In each case the inflammatory responses assessed were the presence of gross infection and wound induration. Induration about the wound was determined by palpating the wound with a gloved finger and measuring the width of the indurated margin of each wound in millimeters. The wound was then opened and inspected for evidence of purulent exudate. For confirmation of the presence of bacteria, a culture was taken by swabbing the wound with a cotton-tipped applicator. The induration measurements were analyzed using Student's test for varied differences. The significance of the gross infection score and positive culture data was determined by the sign test.
The effect of topical application of 1 ml of 10% solutions of Pluronic Polyols of varying molecular weight, with a wide range of ethylene oxide content, on guinea pig wound's resistance to infection was studied. Utilizing standarized wounds contaminated with a designated number of bacteria, the influence of the polyol on the wound's resistance to infection was ascertained by comparing the infection rate of contaminated wounds subjected to one polyol to the incidence of infection in controlled contaminated wounds subjected to another polyol. The wound culture results, the wound induration and the incidence of infection in the treatments are all shown in Table 1 below.
Table 1__________________________________________________________________________Influence of Molecular Weight of Pluronic Polyols on Their Toxicity inSurgical WoundsInoc- Inflammatory Responseulum Pluronic Polyol Gross Infection CultureNo. (no. Molec- (% (%Ani- bac- ular FO:PO Induration posi- posi-mals* teria Weight Ratio (mm) (P) tive) (P) tive)__________________________________________________________________________ 9 10.sup.6 8,350 4:1 5.8 ± 1.8 <0.01 11.1 NS 100.0 14,000 4:1 7.0 ± 2.3 33.3 100.018 10.sup.7 8,350 4:1 5.6 ± 1.6 <0.01 61.1 NS 100.0 14,000 4:1 7.1 ± 1.6 83.3 8 10.sup.8 8.350 4:1 9.5 ± 1.8 NS 100.0 NS 100.0 14,000 4:1 8.9 ± 1.1 100.0 100.010 10.sup.6 5,000 4:1 5.3 ± 1.8 <0.05 50.0 NS 100.0 14,000 4:1 6.3 ± 1.9 66.7 100.012 10.sup.7 5,000 4:1 8.3 ± 1.3 < 0.05 90.0 NS 100.0 14,000 4:1 9.6 ± 1.3 100.0 100.011 10.sup.5 5,000 1:4 5.6 ± 1.2 NS 72.7 NS 100.0 1,630 1:4 5.6 ± 1.9 72.7 100.0__________________________________________________________________________ .sup.a Not significant *guinea pigs
The results of Table 1 show that the incidence of gross infection in contaminated wounds after the application of a high molecular weight polyol did not differ significantly from the infection rate of wounds treated with a polyol with the same ethylene oxide:propylene oxide ratio (EO:PO ratio) and a lower molecular weight. However, the width of indurated margins of wounds treated with a polyol with a molecular weight of 14,000 was significantly greater than the width of indurated edges of wounds subject to a polyol with the same EO:PO ratio (4:1) and a lower molecular weight 5,000 and 8350). The molecular weight of the Pluronic polyols with low ethylene oxide content had no significant influence on the tissue's inflammatory response. The width of the indurated margins of wounds receiving Pluronic polyols with a 1:4 EO:PO ratio and a wide range of molecular weights did not differ significantly.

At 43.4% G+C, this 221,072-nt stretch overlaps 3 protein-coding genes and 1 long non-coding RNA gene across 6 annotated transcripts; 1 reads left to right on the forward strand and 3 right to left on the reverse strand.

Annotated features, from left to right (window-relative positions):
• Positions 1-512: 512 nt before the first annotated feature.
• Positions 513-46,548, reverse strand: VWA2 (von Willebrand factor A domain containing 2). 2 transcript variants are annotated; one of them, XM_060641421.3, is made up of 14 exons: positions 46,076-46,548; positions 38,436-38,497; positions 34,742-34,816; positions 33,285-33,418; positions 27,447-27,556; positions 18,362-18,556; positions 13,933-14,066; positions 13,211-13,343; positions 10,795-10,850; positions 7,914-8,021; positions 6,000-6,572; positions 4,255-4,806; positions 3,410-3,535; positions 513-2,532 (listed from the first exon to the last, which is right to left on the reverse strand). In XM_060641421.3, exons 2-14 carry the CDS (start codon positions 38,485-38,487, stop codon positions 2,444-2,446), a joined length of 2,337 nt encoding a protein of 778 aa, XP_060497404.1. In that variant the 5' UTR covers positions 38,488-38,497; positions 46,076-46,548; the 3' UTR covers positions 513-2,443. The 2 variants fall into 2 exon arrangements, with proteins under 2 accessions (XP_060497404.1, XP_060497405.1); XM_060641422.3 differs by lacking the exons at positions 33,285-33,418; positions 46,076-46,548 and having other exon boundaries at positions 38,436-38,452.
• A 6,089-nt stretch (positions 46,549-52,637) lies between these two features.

Utilizing Pluronic polyols with similar molecular weights, the incidence of infection of wounds treated with polyols containing 80% ethylene oxide (by weight) was compared to Pluronic polyols containing 20% and 50% ethylene oxide (by weight). The results of the comparison are shown in Table 2.
Table 2__________________________________________________________________________ Influence of Ethylene Oxide Content of Pluronic Polyols on TheirToxicity in Surgical WoundsInoc- Inflammatory Responseulum Pluronic Polyol Cross Infection CultureNo. (no. Molec- (% (%Ani- bac- ular EO:PO Induration posi- posi-mals* teria) Weight Ratio (mm) (P) tive) (P) tive)__________________________________________________________________________14 10.sup.5 5000 1:4 5.8 ± 2.4 <0.01 71.0 <0.05 100.0 5000 4:1 4.4 ± 2.5 28.0 100.021 10.sup.5 4600 1:1 5.0 ± 1.0 <0.01 52.4 <0.05 100.0 5000 4:1 4.3 ± 0.6 14.3 100.0__________________________________________________________________________ *guinea pigs
The data of Table 2 shows that the incidence of infection of wounds treated with a polyol containing 80% ethylene oxide was significantly lower than the infection rate of the wounds receiving a polyol with an EO:PO ratio of either 1:1 or 1:4. The width of the indurated edges of the wounds receiving a polyol with a 4:1 EO:PO ratio was significantly smaller than the width of the indurated edges of wounds treated with Pluronic polyols containing less ethylene oxide.
The effect of a 10% aqueous solution of a Pluronic polyol (0.1 ml) having a molecular weight of 8,350 and a EO:PO ratio of 4:1 on a wound's resistance to infection was compared with 0.9% sodium chloride solution at different bacteria contamination levels. The results are shown in Table 3 below.
Table 3__________________________________________________________________________Effect of a Pluronic Polyol.sup.a Exhibiting an 80% EthyleneOxide Content on the Wound's Resistance to InfectionInoc- Inflammatory Response Cultureulum Gross Infection (%No. (no. Induration (% posi-Animals*bacteria) Treatment (mm) (P) positive) (P) tive)__________________________________________________________________________16 10.sup.5 Pluronic 5.3 ± 1.5 NS.sup.b 12.5 NS 100.0 0.85% NaCl 5.7 ± 1.6 25.0 100.025 10.sup.6 Pluronic 6.6 ± 2.6 NS 20.0 NS 100.0 0.85% NaCl 6.5 ± 2.0 28.0 100.027 10.sup.7 Pluronic 6.6 ± 1.7 NS 40.8 NS 100.0 0.85% NaCl 7.1 ± 1.8 40.8 100.0__________________________________________________________________________ .sup.a Molecular weight 8.350, EO:PO ratio 4:1. .sup.b Not significant. *guinea pigs